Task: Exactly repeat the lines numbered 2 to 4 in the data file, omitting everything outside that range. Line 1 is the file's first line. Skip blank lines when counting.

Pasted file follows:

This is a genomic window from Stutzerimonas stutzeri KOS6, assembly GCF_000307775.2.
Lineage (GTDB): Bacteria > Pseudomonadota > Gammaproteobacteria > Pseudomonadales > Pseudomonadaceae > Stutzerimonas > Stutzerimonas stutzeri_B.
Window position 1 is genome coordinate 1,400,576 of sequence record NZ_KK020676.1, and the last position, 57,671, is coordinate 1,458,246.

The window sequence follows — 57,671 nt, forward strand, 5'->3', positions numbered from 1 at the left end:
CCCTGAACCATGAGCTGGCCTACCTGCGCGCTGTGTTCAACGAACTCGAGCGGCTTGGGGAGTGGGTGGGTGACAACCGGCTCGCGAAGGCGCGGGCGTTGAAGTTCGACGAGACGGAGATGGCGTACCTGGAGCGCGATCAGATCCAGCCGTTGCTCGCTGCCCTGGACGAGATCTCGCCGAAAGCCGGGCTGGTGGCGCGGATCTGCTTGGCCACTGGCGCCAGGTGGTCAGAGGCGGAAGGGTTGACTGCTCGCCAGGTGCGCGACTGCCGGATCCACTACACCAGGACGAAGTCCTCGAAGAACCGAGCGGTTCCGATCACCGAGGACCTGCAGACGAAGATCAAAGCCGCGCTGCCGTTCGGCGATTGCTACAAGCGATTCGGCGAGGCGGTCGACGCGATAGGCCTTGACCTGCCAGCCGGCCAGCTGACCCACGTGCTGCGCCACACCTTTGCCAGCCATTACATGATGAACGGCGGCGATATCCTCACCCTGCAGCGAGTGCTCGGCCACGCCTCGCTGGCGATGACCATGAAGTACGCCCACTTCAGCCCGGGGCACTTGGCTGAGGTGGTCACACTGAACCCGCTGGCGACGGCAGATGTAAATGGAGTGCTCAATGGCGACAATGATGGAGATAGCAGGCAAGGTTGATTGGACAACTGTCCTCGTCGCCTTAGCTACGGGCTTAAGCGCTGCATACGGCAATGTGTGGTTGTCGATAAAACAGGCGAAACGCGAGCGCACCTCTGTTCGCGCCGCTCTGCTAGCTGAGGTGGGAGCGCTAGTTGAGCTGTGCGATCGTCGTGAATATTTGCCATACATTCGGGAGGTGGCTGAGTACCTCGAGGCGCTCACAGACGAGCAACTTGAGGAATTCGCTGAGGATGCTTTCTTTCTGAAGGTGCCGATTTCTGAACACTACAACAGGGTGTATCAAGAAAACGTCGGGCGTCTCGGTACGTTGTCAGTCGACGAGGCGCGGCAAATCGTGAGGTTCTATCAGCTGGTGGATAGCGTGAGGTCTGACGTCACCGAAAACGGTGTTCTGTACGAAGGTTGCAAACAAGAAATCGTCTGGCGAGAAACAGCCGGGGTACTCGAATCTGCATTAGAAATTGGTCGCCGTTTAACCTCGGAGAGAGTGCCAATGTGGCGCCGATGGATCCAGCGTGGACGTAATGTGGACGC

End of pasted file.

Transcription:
Lineage (GTDB): Bacteria > Pseudomonadota > Gammaproteobacteria > Pseudomonadales > Pseudomonadaceae > Stutzerimonas > Stutzerimonas stutzeri_B.
Window position 1 is genome coordinate 1,400,576 of sequence record NZ_KK020676.1, and the last position, 57,671, is coordinate 1,458,246.

The window sequence follows — 57,671 nt, forward strand, 5'->3', positions numbered from 1 at the left end: